contradictory statement is as follows:  (begin text) 
The Arab Commission for Human Rights expresses its deep 
concern for the continuation of the series of arrests in the 
Sultanate of Oman which began 33 days ago and continued until 
the eve of Eid al-Adha. 
The campaign of arrests included a number of geographical 
regions, mainly Muscat, Nizwa, al-Qabil, Bahla, Manah, and 
al-Hamra.  Some of the arrested were renowned for their 
religious fanaticism, criticism of the internal situation, 
and verbal hostility to American policies. 
Most of the arrests were made between 1:00 and 3:00 a.m. when 
residences were stormed and doors broken, entering into 
bedrooms followed by careless searches.  As direct result, 
children were psychologically traumatized by the signs of 
violence against their father, or their elder brother. 
According to a lawyer close to the ACHR, arrested persons are 
not exceptionally more religious compared to the ordinary 
level observed in the country.  Further, there were no 
immediate threats nor involvement in armed violence or 
terrorism.  Nothing is known about the fate nor the 
whereabouts of the detainees.  They were allowed to contact 
their families only once on January 19, 2005.  They were not 
indicted and (there are) no signs of any trial nor a role of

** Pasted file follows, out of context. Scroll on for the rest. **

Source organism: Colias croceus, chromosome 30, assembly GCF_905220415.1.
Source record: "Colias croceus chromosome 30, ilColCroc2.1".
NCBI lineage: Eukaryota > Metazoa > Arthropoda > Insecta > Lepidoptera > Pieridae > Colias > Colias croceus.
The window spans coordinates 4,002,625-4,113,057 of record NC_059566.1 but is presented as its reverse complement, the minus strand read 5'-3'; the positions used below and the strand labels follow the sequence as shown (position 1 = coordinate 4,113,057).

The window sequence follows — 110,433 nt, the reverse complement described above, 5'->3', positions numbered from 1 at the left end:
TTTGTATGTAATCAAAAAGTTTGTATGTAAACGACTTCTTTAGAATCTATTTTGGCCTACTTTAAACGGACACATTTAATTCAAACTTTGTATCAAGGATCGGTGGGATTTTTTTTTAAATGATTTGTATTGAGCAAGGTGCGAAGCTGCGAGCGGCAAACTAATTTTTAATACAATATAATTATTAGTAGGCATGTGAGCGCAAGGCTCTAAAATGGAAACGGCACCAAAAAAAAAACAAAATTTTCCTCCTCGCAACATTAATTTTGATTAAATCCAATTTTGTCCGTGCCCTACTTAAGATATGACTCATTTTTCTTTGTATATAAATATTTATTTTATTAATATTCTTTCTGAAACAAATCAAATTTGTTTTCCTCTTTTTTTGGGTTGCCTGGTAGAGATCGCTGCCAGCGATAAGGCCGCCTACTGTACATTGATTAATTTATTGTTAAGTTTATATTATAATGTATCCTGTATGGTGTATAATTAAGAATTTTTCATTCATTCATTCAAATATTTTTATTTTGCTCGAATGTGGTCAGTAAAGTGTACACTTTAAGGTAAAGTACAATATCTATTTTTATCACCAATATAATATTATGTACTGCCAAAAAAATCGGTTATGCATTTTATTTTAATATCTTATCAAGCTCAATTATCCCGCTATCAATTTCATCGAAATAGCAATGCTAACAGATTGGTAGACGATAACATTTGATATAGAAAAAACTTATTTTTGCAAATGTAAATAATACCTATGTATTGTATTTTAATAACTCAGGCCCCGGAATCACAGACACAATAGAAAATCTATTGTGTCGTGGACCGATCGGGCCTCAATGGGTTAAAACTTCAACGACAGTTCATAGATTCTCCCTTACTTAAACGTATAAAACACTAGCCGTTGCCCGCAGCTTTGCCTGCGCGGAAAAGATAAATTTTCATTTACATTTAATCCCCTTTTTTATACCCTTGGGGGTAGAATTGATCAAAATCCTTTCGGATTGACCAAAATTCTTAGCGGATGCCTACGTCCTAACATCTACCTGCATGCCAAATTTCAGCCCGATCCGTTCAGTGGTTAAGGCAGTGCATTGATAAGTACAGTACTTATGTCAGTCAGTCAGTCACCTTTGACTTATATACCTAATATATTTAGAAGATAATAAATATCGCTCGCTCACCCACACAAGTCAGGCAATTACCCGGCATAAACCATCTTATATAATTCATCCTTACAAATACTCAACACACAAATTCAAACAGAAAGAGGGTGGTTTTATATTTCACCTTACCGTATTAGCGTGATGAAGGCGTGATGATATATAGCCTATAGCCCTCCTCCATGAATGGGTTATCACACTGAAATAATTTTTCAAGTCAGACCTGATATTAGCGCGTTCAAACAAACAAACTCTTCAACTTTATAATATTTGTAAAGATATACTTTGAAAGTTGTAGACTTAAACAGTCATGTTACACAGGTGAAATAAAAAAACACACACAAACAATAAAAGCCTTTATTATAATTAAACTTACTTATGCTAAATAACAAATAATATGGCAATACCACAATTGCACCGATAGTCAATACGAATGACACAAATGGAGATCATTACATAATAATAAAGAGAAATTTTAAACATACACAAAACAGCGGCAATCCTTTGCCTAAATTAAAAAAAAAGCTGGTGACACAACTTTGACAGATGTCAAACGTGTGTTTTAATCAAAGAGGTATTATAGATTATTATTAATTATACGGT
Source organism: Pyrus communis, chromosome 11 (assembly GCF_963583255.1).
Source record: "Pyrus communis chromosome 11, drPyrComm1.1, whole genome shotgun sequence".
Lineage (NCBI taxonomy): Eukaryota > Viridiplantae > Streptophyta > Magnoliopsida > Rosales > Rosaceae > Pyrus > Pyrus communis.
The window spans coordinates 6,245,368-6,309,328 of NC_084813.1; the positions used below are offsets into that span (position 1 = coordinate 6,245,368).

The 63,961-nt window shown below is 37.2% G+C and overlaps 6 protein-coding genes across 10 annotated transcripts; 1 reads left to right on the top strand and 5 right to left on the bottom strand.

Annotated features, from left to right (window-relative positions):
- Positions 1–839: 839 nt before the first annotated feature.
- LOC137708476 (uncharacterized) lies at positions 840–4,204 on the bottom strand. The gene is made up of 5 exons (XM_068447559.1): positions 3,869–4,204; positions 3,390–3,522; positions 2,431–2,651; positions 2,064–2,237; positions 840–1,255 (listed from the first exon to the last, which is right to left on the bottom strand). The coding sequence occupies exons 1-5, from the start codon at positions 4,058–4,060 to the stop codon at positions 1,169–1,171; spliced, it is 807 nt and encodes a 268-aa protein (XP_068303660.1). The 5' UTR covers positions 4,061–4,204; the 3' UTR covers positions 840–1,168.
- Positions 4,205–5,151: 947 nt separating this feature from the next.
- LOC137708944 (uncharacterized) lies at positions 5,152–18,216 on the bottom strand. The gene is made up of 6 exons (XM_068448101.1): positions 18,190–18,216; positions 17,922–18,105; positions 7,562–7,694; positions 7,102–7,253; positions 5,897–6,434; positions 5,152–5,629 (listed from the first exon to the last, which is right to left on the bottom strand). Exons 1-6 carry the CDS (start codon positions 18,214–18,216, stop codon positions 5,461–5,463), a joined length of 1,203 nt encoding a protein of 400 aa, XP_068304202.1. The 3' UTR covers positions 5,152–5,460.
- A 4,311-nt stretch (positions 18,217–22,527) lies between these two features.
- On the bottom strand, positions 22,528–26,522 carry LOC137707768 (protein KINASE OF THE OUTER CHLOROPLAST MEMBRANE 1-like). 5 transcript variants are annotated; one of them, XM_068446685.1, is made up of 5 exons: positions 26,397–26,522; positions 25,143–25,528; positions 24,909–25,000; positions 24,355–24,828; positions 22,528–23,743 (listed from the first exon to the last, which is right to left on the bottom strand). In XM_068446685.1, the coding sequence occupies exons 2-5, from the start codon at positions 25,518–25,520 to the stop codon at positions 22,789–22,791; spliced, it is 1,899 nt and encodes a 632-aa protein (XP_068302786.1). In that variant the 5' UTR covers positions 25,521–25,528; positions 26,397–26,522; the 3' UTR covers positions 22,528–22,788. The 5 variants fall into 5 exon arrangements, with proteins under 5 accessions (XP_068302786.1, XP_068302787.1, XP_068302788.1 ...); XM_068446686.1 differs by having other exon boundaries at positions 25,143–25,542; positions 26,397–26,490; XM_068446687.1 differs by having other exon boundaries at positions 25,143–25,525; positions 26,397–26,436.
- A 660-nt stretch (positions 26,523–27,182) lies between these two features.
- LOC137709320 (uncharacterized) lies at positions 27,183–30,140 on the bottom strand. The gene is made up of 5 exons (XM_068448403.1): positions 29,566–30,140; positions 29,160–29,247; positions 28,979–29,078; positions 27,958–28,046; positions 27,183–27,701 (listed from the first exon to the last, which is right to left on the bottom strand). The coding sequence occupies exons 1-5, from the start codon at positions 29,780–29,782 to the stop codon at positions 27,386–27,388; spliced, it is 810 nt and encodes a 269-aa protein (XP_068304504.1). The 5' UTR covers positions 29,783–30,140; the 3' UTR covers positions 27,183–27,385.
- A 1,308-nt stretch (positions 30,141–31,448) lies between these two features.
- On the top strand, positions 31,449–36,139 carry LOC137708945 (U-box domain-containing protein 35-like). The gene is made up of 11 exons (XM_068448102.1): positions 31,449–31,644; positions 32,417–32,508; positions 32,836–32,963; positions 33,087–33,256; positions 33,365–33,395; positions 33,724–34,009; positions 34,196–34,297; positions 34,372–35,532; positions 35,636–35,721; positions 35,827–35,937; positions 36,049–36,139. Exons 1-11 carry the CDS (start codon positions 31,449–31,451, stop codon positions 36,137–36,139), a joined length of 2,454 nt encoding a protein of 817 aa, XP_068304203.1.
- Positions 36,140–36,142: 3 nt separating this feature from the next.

the judicial authority. 
The Arab Commission for Human Rights calls on the Omani 
authorities to stop all arbitrary arrests in the country, 
provide defense facilities for each defendant and to bring 
them to fair and public justice, and not to slip further into 
oppressive policing attitude for resolving political and 
social problems of the country. 
Paris, January 23, 2005.  (End text.) 
Best Guess 
¶7. (SBU) Our more dispassionate Omani interlocutors point out 
that the security services are not in the habit of randomly 
arresting citizens without some reason, even if the pretext 
does not always hold up to the highest legal standards.  The 
theory that the detainees were unhappy with government 
efforts to promote religious tolerance at the expense of 
Ibadhism's predominance strikes us as a distinct possibility, 
particularly given the fact that the government does indeed 
seek to avoid granting preference for any particular school 
of Islamic thought.  Nevertheless, based on past experiences, 
there is a general expectation that the detainees will be 
eventually released with some vague warning not to engage in 
objectionable behavior or to divulge their experiences in 
custody.  Whatever the actual basis for the alleged 
detentions, a clear message has been received by the Omani 
public that the government is wary of any religious activity 
that could possibly undermine the public order or lead to 
sectarian tensions.